Newborn development at 2-3 months: what’s happening
At 2-3 months, your baby understands that voices and faces go together – especially yours. That’s because your baby has formed a strong attachment to you. Your baby might follow you with their eyes and enjoy smiling at you. When you speak to your baby, they might even echo you back.
Your baby is starting to look more closely at objects like small blocks and toys, and their eyes can follow objects moving in a circle or in an arc over their head.
Around this time, your baby might cry and fuss more – this is a normal part of development and will pass in time. Every baby is different, but crying and fussing usually peaks at around 6-8 weeks and starts to settle around 12-16 weeks.
Your baby is starting to communicate with you in new ways. For example, your baby’s cry when they’re hungry might be different from when they’re in pain. Your baby will still use facial expressions and body language to try to tell you things too. Your baby might start laughing. By 3 months your baby might even start to ‘coo’.
By now your baby is probably showing emotions like interest, disgust, distress and enjoyment.
Your baby can probably bring their hands together. Your baby’s hands will be open most of the time now, and your baby might like opening and shutting them. Your baby is also starting to use their hands and eyes together and might even reach for your face or swing their hands towards an object.
When your baby is on their tummy, they might rest on their forearms or roll on to their side. Your baby might stretch out their legs and kick when they’re on their tummy or back. If you hold your baby in a standing position – for example, on the floor or in your lap – they might try to stand on their legs.
Helping newborn development at 2-3 months
Here are some very simple things you can do with your baby around this time to help development:
- Play together: your baby feels loved and secure when you play with them. Try simple activities like talking, reading, singing songs like ‘Twinkle twinkle little star’, and playing games like peekaboo.
- Smile at your baby: when your baby sees you smile, it releases natural chemicals in their body that make them feel good, safe and secure. It also builds attachment to you.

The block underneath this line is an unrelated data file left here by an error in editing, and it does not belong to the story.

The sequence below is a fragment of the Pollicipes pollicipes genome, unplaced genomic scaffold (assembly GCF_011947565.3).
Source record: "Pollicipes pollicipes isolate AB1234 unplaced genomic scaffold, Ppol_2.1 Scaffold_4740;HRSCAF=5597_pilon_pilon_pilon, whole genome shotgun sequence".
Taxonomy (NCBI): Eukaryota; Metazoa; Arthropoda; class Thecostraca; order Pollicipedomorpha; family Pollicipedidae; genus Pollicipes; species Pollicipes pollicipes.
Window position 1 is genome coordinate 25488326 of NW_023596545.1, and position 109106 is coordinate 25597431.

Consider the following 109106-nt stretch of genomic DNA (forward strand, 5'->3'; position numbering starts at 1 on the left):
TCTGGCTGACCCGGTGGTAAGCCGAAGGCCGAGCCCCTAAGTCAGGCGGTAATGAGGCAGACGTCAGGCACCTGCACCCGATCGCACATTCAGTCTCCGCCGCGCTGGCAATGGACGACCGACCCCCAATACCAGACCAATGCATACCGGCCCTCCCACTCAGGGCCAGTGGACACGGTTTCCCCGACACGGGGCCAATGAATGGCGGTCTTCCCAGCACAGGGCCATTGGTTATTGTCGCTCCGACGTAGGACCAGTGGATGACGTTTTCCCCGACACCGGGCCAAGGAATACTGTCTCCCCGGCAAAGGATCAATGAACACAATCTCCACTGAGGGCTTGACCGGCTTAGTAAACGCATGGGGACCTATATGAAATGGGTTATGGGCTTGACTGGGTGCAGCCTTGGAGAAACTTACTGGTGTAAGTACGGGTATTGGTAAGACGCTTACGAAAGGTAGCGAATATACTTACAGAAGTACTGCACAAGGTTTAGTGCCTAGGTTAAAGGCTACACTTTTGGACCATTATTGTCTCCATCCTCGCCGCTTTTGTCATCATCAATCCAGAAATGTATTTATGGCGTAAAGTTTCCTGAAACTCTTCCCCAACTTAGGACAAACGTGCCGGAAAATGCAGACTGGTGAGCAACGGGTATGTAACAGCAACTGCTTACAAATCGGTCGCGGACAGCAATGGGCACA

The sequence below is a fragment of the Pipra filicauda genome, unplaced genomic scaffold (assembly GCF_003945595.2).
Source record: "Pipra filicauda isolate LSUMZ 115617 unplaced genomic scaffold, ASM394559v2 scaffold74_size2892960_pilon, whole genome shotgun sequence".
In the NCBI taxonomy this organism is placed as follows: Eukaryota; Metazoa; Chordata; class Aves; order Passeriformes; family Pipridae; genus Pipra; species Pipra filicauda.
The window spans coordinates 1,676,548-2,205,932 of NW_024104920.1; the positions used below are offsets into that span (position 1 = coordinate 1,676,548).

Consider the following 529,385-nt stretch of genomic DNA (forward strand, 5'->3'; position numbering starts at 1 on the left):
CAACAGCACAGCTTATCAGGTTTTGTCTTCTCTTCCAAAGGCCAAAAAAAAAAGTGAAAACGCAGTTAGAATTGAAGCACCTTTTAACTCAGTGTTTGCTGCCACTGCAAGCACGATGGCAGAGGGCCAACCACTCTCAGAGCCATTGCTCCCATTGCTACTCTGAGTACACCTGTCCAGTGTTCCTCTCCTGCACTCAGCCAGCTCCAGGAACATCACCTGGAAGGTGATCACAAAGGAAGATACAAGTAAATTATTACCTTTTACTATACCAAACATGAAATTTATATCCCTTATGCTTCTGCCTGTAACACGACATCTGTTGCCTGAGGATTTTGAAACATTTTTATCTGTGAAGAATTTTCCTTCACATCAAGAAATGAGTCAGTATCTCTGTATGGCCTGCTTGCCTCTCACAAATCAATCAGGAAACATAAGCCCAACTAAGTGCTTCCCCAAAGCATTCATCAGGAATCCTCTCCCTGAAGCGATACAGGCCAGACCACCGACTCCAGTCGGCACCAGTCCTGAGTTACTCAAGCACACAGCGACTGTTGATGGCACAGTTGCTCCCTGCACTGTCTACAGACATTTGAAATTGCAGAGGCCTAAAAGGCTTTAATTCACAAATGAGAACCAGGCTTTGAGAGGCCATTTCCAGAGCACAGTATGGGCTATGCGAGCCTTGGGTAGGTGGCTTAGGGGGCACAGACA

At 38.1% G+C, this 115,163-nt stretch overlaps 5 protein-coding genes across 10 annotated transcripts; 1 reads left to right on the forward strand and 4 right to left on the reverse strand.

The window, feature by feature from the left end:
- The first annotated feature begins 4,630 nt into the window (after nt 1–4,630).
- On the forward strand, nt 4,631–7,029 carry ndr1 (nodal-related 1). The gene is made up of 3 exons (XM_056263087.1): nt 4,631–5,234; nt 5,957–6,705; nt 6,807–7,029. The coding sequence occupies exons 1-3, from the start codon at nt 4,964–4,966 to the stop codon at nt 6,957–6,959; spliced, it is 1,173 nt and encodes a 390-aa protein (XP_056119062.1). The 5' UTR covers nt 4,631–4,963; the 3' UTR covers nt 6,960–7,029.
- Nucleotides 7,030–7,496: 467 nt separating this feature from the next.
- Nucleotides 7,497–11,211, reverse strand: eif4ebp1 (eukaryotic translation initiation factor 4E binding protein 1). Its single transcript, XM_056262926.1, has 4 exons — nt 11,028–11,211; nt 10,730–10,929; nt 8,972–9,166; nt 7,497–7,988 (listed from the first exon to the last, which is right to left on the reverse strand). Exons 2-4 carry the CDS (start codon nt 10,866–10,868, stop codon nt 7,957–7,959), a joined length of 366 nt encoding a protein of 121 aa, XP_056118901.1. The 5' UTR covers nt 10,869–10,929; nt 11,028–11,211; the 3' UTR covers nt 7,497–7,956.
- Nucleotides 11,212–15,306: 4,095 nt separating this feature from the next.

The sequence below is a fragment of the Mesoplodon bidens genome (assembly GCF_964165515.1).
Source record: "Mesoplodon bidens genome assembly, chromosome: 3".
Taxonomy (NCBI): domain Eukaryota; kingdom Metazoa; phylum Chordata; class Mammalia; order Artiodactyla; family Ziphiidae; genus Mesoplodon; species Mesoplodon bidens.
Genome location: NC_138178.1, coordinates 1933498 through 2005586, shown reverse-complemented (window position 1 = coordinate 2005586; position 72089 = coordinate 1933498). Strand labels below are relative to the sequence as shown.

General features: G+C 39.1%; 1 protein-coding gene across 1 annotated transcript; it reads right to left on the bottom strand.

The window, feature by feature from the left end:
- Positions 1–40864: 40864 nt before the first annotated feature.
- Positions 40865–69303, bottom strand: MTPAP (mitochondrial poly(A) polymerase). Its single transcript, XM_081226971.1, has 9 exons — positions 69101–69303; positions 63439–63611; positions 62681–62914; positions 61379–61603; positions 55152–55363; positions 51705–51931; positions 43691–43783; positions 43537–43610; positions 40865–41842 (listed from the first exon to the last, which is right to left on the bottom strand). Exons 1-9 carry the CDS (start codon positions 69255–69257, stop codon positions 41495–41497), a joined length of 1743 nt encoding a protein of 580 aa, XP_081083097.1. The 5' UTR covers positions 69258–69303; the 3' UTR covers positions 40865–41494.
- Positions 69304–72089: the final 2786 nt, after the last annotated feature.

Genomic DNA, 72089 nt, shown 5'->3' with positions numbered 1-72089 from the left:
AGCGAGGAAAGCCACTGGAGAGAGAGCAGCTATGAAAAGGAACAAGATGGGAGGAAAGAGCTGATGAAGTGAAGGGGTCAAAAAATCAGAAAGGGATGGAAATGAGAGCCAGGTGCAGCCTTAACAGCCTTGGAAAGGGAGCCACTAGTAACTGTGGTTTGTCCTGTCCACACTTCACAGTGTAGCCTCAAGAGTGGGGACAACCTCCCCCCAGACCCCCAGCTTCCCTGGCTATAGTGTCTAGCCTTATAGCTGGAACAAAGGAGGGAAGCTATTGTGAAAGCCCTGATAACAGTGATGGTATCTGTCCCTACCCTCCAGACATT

- Give your baby tummy time: 1-5 minutes of tummy play each day builds your baby’s head, neck and upper body strength. Your baby needs these muscles to lift their head, crawl and pull themselves up to stand when they’re older. Always watch your baby during tummy time and put your baby on their back to sleep.
- Try baby massage: baby massage is a great way to bond with your baby. It can also be relaxing and soothing if your baby is cranky.
Sometimes your baby won’t want to do some of these things – for example, they might be too tired or hungry. Your baby will use special baby cues to let you know when they’ve had enough and what they need.
Newborn crying and how to respond
Sometimes you’ll know why your baby is crying. When you respond to crying – for example, by feeding your baby if they’re hungry – your baby feels more comfortable and safe.
Sometimes you might not know why your baby is crying, but it’s still important to comfort your baby. You can’t spoil your baby by picking them up, cuddling them or talking to them in a soothing voice.
But a lot of crying might make you feel frustrated, upset or overwhelmed. It’s OK to take some time out until you feel calmer. Put your baby in a safe place like a cot, or ask someone else to hold your baby for a while. Try going to another room to breathe deeply, or call a family member or friend to talk things through.
Never shake a baby. It can cause bleeding inside the brain and likely permanent brain damage.
It’s OK to ask for help. If you’re feeling overwhelmed by the demands of caring for your baby, call your local Parentline. You might also like to try our ideas for dealing with anger, anxiety and stress.
Parenting a newborn
Every day you and your baby will learn a little more about each other. As your baby grows and develops, you’ll learn more about what your baby needs and how you can meet these needs.
As a parent, you’re always learning. It’s OK to feel confident about what you know. And it’s also OK to admit you don’t know something and ask questions or get help.
When you’re focusing on looking after your baby, you might forget or run out of time to look after yourself. But looking after yourself physically, mentally and emotionally will help your baby grow and thrive.
When to be concerned about newborn development
Seeing, hearing and communicating
- is crying a lot and this is worrying you
- can’t focus their eyes on something but instead crosses their eyes most of the time (it’s normal for baby’s eyes to cross occasionally in these months)
- isn’t looking you in the eyes, even for a short time
- doesn’t pay attention to faces
- isn’t making sounds or responding to loud noises.
- isn’t feeding well
- isn’t sleeping well
- is very tired or sleeps a lot more than expected – that is, more than around 16 hours a day
- isn’t beginning to smile.
- keeps their hands in a fist most of the time
- is very floppy or very stiff.
If you notice that your baby has lost skills they once had, see a child health professional.
You should also see your child and family health nurse or GP if you or your partner experiences the signs of postnatal depression in birthing mothers or postnatal depression in non-birthing parents. Symptoms of postnatal depression include feeling sad and crying for no obvious reason, feeling irritable, having difficulty coping and feeling very anxious.